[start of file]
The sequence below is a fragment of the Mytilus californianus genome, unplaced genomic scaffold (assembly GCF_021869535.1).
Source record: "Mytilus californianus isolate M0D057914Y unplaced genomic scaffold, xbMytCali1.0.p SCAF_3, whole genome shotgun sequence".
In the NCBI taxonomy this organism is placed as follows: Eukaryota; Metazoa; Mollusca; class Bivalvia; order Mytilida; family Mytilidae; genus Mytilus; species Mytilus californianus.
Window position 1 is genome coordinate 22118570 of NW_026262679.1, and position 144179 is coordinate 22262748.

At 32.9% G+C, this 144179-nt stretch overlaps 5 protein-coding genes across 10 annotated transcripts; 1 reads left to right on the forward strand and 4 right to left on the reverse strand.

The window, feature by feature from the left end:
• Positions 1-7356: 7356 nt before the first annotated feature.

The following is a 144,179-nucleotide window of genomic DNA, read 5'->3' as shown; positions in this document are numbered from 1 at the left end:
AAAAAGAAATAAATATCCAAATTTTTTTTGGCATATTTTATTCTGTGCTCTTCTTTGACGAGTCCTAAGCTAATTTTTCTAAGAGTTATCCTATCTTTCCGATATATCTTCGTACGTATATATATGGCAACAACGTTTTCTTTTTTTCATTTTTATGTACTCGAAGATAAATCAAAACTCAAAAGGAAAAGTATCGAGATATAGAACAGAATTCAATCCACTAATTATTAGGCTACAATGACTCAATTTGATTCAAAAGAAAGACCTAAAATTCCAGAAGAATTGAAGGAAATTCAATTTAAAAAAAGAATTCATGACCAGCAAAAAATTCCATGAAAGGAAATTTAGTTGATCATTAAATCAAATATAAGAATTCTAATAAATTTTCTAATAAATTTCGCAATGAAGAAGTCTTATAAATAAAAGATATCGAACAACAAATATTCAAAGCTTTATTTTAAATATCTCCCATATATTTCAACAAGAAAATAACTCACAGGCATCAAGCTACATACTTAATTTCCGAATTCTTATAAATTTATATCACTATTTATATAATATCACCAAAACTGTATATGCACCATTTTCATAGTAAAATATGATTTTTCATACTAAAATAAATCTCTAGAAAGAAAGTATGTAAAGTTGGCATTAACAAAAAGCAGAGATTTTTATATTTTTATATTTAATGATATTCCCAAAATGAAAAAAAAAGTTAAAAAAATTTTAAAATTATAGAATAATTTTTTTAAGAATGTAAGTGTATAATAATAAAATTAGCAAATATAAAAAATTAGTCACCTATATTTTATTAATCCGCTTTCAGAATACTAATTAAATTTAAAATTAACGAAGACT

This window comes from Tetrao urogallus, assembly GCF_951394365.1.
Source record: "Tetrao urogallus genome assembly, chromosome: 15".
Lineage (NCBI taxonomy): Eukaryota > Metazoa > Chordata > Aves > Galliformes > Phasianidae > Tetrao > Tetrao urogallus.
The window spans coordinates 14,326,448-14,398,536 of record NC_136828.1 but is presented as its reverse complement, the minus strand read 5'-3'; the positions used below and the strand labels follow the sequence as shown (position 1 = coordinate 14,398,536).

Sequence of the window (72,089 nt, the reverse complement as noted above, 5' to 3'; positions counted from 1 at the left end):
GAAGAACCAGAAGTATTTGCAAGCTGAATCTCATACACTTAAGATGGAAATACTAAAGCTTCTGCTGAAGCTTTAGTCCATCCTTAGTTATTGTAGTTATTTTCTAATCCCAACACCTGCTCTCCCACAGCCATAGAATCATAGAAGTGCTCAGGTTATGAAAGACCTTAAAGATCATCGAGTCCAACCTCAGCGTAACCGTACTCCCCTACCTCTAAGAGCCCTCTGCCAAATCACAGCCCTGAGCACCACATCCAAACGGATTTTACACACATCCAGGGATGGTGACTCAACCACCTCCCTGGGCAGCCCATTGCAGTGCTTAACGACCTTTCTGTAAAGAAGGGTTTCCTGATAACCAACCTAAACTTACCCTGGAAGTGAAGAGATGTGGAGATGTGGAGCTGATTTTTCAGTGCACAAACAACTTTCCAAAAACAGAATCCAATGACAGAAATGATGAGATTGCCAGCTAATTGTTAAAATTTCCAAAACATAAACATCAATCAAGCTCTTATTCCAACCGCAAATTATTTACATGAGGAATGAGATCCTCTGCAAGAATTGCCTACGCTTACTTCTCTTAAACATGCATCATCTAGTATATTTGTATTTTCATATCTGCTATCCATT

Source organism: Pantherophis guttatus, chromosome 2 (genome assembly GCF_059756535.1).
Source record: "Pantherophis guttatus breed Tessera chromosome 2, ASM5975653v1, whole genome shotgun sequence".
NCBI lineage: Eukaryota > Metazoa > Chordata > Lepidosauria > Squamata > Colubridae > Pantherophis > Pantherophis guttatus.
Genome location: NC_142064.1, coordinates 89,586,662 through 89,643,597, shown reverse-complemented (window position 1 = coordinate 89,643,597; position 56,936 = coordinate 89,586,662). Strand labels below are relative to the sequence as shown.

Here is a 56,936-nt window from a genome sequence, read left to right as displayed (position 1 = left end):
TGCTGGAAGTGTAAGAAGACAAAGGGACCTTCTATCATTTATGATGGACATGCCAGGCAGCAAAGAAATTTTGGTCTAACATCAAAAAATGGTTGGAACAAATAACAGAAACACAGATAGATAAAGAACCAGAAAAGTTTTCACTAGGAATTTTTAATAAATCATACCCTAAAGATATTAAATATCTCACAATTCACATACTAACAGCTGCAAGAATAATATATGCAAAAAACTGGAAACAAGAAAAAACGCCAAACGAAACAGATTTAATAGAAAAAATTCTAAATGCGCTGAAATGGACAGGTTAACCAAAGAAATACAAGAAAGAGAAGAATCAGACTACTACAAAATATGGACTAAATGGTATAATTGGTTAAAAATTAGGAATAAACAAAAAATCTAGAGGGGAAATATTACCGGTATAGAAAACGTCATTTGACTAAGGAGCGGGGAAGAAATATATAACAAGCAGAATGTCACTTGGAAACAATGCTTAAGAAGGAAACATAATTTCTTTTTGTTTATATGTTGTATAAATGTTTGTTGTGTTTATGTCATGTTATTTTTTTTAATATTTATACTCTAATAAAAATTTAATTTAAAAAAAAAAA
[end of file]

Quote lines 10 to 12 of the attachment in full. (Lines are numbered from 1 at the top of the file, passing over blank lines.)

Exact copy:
This window comes from Tetrao urogallus, assembly GCF_951394365.1.
Source record: "Tetrao urogallus genome assembly, chromosome: 15".
Lineage (NCBI taxonomy): Eukaryota > Metazoa > Chordata > Aves > Galliformes > Phasianidae > Tetrao > Tetrao urogallus.